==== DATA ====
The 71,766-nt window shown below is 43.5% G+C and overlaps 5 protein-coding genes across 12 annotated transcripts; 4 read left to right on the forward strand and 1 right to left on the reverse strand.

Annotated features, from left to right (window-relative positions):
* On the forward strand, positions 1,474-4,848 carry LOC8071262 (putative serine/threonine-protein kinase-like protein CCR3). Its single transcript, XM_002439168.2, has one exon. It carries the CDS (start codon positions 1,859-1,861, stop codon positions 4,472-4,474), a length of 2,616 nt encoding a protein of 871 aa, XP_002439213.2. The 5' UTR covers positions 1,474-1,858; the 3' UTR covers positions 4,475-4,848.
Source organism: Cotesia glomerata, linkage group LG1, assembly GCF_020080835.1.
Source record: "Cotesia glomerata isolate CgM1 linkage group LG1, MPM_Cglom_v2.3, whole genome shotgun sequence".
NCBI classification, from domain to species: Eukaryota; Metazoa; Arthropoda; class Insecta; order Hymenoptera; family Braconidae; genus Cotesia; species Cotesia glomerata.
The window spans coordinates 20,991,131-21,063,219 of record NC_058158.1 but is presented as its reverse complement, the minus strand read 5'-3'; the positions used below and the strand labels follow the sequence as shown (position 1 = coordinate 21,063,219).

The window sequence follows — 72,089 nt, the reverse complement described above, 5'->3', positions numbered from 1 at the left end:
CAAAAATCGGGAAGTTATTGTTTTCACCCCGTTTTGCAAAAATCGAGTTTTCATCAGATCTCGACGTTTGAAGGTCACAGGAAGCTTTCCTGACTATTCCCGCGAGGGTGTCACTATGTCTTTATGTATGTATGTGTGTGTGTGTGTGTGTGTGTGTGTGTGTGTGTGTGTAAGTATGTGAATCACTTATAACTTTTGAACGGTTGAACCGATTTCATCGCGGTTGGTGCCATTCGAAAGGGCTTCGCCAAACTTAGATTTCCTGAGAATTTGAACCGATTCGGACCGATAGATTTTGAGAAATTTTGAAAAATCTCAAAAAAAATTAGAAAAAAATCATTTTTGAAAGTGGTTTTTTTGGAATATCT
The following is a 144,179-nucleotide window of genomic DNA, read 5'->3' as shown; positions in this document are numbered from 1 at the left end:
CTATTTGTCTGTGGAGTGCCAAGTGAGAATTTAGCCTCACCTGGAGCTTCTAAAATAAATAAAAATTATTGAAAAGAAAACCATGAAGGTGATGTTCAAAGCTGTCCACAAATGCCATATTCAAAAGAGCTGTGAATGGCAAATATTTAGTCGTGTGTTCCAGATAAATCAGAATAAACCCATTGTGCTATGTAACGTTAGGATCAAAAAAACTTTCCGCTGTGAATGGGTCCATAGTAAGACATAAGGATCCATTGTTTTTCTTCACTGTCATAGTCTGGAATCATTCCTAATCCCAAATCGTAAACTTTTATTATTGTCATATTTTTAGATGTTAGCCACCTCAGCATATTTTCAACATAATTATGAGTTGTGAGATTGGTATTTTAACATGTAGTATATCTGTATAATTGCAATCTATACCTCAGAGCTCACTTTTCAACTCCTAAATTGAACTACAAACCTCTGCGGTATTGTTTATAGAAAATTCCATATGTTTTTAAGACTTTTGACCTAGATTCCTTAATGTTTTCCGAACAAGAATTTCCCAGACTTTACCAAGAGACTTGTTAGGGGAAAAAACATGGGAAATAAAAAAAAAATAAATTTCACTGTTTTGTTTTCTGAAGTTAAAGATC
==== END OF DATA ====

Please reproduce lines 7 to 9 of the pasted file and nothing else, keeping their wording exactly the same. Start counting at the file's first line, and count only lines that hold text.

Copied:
The window spans coordinates 20,991,131-21,063,219 of record NC_058158.1 but is presented as its reverse complement, the minus strand read 5'-3'; the positions used below and the strand labels follow the sequence as shown (position 1 = coordinate 21,063,219).

The window sequence follows — 72,089 nt, the reverse complement described above, 5'->3', positions numbered from 1 at the left end:
CAAAAATCGGGAAGTTATTGTTTTCACCCCGTTTTGCAAAAATCGAGTTTTCATCAGATCTCGACGTTTGAAGGTCACAGGAAGCTTTCCTGACTATTCCCGCGAGGGTGTCACTATGTCTTTATGTATGTATGTGTGTGTGTGTGTGTGTGTGTGTGTGTGTGTGTGTGTAAGTATGTGAATCACTTATAACTTTTGAACGGTTGAACCGATTTCATCGCGGTTGGTGCCATTCGAAAGGGCTTCGCCAAACTTAGATTTCCTGAGAATTTGAACCGATTCGGACCGATAGATTTTGAGAAATTTTGAAAAATCTCAAAAAAAATTAGAAAAAAATCATTTTTGAAAGTGGTTTTTTTGGAATATCT